Chandrasekhar Azad was born on July 23,1906 in Badarka(Unnao).Earlier he was Chandrasekhar Tiwari,but after a court incident he became famous as Azad.Chandrasekhar Azad’s parents were Pandit Sita Ram Tiwari and Jagrani Devi. He received his early schooling in Bhavra District Jhabua (Madhya Pradesh). For higher studies he went to the Sanskrit Pathashala at Varanasi. He was an ardent follower of Hanuman and disguised himself as a priest in a hanuman temple to escape the dragnet of British in pre-independence India.
Young Azad was one of the young generation of Indians when Mahatma Gandhi launched the Non-Cooperation Movement. But many were disillusioned with the suspension of the struggle in 1922 owing to the Chauri Chaura massacre of 22 policemen. Although Gandhi was appalled by the brutal violence, Azad did not feel that violence was unacceptable in the struggle, especially in view of the Amritsar Massacre of 1919, where Army units killed hundreds of unarmed civilians and wounded thousands in Amritsar. Young Azad and contemporaries like Bhagat Singh were deeply and emotionally influenced by that tragedy.
As a revolutionary, he adopted the lastname Azad, which means “Free” in Urdu.There is an interesting story that while he adopted the name “Azad” he made a pledge that the Police will never capture him alive. Azad and others had committed themselves to absolute independence by any means. He was most famous for The Kakori Rail Dacoity in 1925 and the assassination of the assistant superintendent of Police John Poyantz Saunders in 1928. Azad and his compatriots would target British officials known for their oppressive actions against ordinary people, or for beating and torturing arrested freedom fighters.
Azad was also a believer in socialism as the basis for a future India, free of social and economic oppression and adversity.
Bhagat Singh joined Azad following the death of Lala Lajpat Rai, an Indian leader who was beaten to death by police officials. Azad trained Singh and others in covert activities, and the latter grew close to him after witnessing his resolve, patriotism and courage. Along with fellow patriots like Rajguru and Sukhdev, Azad and Singh formed the Hindustan Socialist Republican Association, committed to complete Indian independence and socialist principles of for India’s future progress.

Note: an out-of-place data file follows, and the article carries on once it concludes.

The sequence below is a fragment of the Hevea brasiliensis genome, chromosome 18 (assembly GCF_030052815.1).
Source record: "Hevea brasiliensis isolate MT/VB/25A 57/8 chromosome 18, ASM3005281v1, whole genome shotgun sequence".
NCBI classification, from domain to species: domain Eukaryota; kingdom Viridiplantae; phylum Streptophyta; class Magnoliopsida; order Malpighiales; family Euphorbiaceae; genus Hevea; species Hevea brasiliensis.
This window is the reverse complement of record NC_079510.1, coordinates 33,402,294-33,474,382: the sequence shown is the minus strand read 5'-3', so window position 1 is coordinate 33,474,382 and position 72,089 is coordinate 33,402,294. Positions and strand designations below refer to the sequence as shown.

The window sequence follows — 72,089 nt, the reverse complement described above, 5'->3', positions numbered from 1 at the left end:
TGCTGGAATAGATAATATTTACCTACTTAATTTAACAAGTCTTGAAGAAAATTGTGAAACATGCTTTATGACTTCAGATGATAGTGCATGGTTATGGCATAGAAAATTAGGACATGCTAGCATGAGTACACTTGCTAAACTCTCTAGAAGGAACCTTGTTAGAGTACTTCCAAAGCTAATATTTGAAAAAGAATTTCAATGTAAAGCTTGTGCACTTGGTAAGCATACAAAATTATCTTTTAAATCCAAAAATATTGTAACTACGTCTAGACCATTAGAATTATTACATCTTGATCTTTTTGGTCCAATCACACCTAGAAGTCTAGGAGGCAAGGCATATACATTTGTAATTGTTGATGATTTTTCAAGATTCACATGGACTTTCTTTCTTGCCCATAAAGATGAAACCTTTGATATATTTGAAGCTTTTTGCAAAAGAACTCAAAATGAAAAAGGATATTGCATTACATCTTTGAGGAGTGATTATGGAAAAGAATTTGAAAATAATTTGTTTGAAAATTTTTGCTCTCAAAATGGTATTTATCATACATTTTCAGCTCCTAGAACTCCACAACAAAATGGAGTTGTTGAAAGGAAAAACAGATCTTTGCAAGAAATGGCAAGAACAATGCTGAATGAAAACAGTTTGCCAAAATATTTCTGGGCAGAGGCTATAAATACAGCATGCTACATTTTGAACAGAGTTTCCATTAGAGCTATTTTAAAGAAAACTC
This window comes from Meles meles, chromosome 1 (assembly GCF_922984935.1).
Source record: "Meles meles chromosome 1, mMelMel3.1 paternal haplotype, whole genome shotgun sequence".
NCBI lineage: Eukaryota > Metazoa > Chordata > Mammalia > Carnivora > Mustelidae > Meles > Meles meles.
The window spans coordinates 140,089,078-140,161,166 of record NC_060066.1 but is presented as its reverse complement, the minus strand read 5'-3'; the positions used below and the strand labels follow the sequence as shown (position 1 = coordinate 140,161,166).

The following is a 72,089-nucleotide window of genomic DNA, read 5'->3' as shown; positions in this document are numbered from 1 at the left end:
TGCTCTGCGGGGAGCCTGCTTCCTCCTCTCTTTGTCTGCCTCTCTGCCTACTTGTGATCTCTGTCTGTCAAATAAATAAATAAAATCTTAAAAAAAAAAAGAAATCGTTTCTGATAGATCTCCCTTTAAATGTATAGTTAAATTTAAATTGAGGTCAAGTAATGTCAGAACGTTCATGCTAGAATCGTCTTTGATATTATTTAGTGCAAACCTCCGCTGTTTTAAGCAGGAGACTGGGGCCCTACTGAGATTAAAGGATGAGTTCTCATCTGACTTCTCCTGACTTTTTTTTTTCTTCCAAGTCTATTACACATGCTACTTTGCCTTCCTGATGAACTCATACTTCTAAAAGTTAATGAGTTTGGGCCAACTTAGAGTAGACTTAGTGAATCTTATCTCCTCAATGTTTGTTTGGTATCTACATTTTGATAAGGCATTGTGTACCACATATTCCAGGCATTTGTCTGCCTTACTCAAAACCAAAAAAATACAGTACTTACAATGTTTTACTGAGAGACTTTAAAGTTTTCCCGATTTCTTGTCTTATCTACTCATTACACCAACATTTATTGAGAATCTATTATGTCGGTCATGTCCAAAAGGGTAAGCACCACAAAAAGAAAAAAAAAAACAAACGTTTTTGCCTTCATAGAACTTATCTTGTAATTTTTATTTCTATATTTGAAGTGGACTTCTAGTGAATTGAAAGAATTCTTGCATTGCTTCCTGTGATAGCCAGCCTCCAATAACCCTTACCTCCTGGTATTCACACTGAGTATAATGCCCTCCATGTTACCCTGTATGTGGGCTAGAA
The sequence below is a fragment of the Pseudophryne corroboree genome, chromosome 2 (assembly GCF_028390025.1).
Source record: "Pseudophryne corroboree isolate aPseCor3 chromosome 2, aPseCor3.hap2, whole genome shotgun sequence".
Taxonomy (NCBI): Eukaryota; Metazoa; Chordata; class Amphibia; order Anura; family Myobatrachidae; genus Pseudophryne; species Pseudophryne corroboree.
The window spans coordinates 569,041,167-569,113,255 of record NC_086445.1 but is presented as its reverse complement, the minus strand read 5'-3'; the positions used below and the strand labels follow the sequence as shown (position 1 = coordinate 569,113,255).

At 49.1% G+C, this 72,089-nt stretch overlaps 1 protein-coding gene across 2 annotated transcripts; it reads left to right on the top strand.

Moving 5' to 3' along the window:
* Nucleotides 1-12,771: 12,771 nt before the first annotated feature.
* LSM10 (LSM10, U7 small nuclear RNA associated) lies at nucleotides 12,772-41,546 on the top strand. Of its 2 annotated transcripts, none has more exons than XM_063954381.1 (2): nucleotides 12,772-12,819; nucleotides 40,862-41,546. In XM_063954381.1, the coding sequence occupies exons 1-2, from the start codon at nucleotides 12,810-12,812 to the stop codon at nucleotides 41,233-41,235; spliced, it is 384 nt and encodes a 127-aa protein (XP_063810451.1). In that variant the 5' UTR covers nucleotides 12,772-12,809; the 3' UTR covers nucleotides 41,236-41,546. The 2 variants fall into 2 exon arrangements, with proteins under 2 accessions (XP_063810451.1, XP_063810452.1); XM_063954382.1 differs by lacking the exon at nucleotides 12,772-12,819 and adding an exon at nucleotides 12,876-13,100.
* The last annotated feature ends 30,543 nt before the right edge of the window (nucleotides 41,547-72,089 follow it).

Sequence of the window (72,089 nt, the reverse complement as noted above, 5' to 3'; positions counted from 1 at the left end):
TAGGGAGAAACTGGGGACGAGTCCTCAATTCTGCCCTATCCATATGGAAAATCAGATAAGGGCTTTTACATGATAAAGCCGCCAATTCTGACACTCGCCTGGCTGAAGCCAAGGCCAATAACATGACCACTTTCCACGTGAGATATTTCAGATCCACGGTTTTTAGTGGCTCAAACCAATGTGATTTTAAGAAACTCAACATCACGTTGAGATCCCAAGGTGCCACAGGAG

Betrayed by an informer on 27 February 1931 Azad was encircled by British troops in the Alfred park, Allahabad. He kept on fighting till the last bullet. Finding no other alternative, except surrender, Azad shot himself in the temple.
On the 27th of February, 1931 Chandrashekhar Azad met two of his comrades, the names of whom are highly disputed. However, most people belive that they were a Veer Bhadra and a Prithvi Raj Azad. Prithvi Raj claims that he was there along with Veer Bhadra for a briefing on his mission to Russia. The Revolutionaries of the HSRA or the Hindustan Socialist Republican Association were planning a revolution in India with the help of the Communists of Russia. He further states that Veer Bhadra excused himself saying he had an appointment and left. He had been behaving highly suspiciously for a few days.
A few minutes later a brigade of policemen suddenly fired a shot and had the park surrounded. Azad asked Prithvi Raj to flee and said that he would continue the fight. He was injured in his leg. The superintendent asked him to raise his hands and come out. Next moment he fell to the ground in agony as a bullet ripped through his arm.
The brigade opened merciless fire in the course of which Azad was badly injured. He himself had already shot at least three policemen dead and many more were injured. At Alfred Park, behind an ancient tree, Azad made his last stand, one which would characterise the Indian independence movement. Till his last breath the soldiers were terrified of his sharp shooting skills. And this was to be the final stage of a this movement, the final scene in his life as well as the end of the revolutionaries of the HSRA.
Seeing no way out Azad loaded his last bullet into his Mauser pistol, it would be the last bullet he ever fired; he would be the last man he ever killed in the struggle for Indian Independence. Chandrashekhar Azad put the gun to his temple and shot himself. He had vowed to remain Azad, meaning free in Urdu, all his life. He said that as long as he had his bumtulbukara or his pistol no one would ever catch him alive. He said that he would never be taken to the gallows tied up the way monkeys are, and made to dance by the British. His favourite couplet and only known composition is as follows: “Dushman ki goliyon ka hum samna karenge Azad hee rahein hain, azad hee raheinge!” Years of man hunt, terror, raids, assassinations and demonstrations had at last ended for the British Raj.
With him all the revolutionaries were finished. The next time the British would face so grave a problem and so fierce an enemy would be 10 years later in 1941. There would be a much more developed and well organised army then lead by none other than the Netaji – Subhash Chandra Bose, an ardent supporter and sympathizer of Chandrashekhar Azad and Bhagat Singh.